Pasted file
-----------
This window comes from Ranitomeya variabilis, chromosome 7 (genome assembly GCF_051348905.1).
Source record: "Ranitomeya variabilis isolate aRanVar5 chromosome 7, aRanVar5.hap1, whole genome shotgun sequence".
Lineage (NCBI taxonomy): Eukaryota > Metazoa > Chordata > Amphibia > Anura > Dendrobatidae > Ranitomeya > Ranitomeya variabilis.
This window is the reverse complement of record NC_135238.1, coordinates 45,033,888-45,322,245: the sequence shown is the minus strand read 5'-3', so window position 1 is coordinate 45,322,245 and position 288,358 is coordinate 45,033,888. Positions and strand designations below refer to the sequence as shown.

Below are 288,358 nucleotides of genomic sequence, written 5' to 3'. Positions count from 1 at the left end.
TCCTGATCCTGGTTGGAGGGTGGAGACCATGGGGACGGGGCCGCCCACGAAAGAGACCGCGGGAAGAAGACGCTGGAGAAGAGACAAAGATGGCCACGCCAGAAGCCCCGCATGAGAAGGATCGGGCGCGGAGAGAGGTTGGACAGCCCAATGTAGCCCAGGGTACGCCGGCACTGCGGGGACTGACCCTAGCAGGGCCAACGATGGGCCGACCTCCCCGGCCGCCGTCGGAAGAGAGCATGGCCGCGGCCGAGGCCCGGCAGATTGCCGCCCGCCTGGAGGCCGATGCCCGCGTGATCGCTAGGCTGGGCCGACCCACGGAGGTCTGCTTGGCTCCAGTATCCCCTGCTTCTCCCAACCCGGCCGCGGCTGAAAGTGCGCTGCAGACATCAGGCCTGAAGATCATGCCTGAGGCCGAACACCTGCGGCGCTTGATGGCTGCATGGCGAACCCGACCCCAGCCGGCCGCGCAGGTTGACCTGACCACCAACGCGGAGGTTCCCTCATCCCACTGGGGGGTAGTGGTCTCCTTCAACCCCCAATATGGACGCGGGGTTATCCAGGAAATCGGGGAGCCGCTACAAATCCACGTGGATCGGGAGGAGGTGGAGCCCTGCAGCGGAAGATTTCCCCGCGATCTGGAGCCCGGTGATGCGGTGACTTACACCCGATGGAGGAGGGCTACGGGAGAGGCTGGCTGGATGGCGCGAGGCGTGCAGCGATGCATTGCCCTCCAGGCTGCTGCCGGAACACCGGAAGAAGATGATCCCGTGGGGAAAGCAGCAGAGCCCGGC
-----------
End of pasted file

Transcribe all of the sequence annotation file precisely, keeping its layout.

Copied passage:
This window comes from Ranitomeya variabilis, chromosome 7 (genome assembly GCF_051348905.1).
Source record: "Ranitomeya variabilis isolate aRanVar5 chromosome 7, aRanVar5.hap1, whole genome shotgun sequence".
Lineage (NCBI taxonomy): Eukaryota > Metazoa > Chordata > Amphibia > Anura > Dendrobatidae > Ranitomeya > Ranitomeya variabilis.
This window is the reverse complement of record NC_135238.1, coordinates 45,033,888-45,322,245: the sequence shown is the minus strand read 5'-3', so window position 1 is coordinate 45,322,245 and position 288,358 is coordinate 45,033,888. Positions and strand designations below refer to the sequence as shown.

Below are 288,358 nucleotides of genomic sequence, written 5' to 3'. Positions count from 1 at the left end.
TCCTGATCCTGGTTGGAGGGTGGAGACCATGGGGACGGGGCCGCCCACGAAAGAGACCGCGGGAAGAAGACGCTGGAGAAGAGACAAAGATGGCCACGCCAGAAGCCCCGCATGAGAAGGATCGGGCGCGGAGAGAGGTTGGACAGCCCAATGTAGCCCAGGGTACGCCGGCACTGCGGGGACTGACCCTAGCAGGGCCAACGATGGGCCGACCTCCCCGGCCGCCGTCGGAAGAGAGCATGGCCGCGGCCGAGGCCCGGCAGATTGCCGCCCGCCTGGAGGCCGATGCCCGCGTGATCGCTAGGCTGGGCCGACCCACGGAGGTCTGCTTGGCTCCAGTATCCCCTGCTTCTCCCAACCCGGCCGCGGCTGAAAGTGCGCTGCAGACATCAGGCCTGAAGATCATGCCTGAGGCCGAACACCTGCGGCGCTTGATGGCTGCATGGCGAACCCGACCCCAGCCGGCCGCGCAGGTTGACCTGACCACCAACGCGGAGGTTCCCTCATCCCACTGGGGGGTAGTGGTCTCCTTCAACCCCCAATATGGACGCGGGGTTATCCAGGAAATCGGGGAGCCGCTACAAATCCACGTGGATCGGGAGGAGGTGGAGCCCTGCAGCGGAAGATTTCCCCGCGATCTGGAGCCCGGTGATGCGGTGACTTACACCCGATGGAGGAGGGCTACGGGAGAGGCTGGCTGGATGGCGCGAGGCGTGCAGCGATGCATTGCCCTCCAGGCTGCTGCCGGAACACCGGAAGAAGATGATCCCGTGGGGAAAGCAGCAGAGCCCGGC